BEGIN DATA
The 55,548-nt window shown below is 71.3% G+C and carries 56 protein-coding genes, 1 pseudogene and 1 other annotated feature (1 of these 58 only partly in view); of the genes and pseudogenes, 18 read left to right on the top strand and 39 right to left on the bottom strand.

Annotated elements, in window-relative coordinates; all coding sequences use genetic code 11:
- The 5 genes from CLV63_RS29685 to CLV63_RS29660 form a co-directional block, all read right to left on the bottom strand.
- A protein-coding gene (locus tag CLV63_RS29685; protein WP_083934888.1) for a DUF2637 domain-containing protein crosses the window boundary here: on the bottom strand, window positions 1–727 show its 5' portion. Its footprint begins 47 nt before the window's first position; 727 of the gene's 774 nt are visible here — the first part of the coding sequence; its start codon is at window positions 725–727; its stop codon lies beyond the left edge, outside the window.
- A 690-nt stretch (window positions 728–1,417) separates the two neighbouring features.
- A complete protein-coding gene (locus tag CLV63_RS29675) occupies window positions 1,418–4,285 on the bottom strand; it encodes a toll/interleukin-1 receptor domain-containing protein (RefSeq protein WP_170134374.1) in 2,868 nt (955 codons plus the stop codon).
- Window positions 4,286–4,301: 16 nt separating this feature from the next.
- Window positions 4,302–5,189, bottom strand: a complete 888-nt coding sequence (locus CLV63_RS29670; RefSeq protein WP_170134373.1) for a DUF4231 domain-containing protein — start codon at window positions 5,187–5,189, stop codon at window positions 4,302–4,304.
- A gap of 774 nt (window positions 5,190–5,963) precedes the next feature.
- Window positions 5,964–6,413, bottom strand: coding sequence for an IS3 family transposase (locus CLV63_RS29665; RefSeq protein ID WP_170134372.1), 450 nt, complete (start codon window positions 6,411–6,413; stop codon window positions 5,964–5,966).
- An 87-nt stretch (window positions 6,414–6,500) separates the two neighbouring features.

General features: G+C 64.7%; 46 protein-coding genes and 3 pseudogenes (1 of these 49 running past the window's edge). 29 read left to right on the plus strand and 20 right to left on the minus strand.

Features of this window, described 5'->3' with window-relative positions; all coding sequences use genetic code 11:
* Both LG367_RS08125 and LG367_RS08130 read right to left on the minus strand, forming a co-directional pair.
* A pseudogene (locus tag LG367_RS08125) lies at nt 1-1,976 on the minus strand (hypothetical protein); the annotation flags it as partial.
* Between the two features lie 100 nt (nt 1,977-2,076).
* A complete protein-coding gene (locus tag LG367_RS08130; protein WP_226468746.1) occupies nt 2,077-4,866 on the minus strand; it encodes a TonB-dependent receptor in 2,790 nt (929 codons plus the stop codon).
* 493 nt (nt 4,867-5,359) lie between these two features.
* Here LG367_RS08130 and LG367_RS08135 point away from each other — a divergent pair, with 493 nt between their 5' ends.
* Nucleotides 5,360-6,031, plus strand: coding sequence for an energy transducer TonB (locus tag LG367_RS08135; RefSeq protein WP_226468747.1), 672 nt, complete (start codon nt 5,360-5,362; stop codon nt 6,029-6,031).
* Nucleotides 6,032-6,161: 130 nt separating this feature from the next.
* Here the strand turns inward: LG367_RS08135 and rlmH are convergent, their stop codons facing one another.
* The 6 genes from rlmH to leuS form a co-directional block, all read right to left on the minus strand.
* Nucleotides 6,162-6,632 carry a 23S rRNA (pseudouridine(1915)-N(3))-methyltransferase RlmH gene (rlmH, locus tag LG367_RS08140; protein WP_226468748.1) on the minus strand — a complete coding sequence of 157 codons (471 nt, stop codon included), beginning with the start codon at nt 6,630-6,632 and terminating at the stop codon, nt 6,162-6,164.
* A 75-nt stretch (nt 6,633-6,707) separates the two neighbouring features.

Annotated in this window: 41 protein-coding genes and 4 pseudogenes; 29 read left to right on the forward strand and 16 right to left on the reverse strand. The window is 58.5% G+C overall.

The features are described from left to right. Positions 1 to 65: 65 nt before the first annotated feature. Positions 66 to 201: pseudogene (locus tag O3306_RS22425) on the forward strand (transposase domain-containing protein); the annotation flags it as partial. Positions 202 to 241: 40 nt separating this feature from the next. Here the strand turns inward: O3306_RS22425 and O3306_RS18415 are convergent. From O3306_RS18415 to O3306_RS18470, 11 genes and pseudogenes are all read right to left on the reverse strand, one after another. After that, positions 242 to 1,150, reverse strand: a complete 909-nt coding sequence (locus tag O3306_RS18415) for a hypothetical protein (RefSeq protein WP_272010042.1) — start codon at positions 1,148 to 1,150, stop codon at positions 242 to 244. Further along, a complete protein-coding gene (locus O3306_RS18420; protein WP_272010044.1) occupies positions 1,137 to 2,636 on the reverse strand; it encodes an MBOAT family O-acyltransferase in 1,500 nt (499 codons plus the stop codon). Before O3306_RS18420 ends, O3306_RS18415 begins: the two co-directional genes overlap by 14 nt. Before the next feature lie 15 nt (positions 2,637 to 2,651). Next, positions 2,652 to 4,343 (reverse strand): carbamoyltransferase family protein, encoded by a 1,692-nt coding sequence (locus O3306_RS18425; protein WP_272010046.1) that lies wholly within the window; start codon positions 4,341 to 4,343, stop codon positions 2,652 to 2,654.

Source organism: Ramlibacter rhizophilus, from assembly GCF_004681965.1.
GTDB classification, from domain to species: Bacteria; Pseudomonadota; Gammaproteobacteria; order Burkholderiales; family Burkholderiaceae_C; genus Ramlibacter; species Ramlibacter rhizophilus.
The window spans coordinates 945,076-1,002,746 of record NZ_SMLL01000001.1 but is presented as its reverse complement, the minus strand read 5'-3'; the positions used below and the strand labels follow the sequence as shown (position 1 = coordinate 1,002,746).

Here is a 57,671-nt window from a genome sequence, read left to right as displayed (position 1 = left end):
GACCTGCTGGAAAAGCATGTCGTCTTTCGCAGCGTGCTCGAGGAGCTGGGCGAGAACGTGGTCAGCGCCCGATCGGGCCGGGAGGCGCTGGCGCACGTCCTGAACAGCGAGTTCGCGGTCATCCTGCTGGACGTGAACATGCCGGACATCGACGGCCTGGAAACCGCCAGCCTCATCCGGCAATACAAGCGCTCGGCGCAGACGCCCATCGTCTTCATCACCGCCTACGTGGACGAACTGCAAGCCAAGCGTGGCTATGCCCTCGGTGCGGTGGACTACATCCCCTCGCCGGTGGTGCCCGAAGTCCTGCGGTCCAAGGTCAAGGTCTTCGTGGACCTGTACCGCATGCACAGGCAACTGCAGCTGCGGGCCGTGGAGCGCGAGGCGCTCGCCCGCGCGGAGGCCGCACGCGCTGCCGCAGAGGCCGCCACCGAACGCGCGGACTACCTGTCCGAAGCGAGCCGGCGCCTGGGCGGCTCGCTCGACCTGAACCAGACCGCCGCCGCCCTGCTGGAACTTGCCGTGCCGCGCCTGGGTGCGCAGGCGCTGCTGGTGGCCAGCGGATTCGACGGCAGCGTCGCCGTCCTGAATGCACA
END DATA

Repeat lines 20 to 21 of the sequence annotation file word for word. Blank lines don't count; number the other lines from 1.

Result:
* Nucleotides 5,360-6,031, plus strand: coding sequence for an energy transducer TonB (locus tag LG367_RS08135; RefSeq protein WP_226468747.1), 672 nt, complete (start codon nt 5,360-5,362; stop codon nt 6,029-6,031).
* Nucleotides 6,032-6,161: 130 nt separating this feature from the next.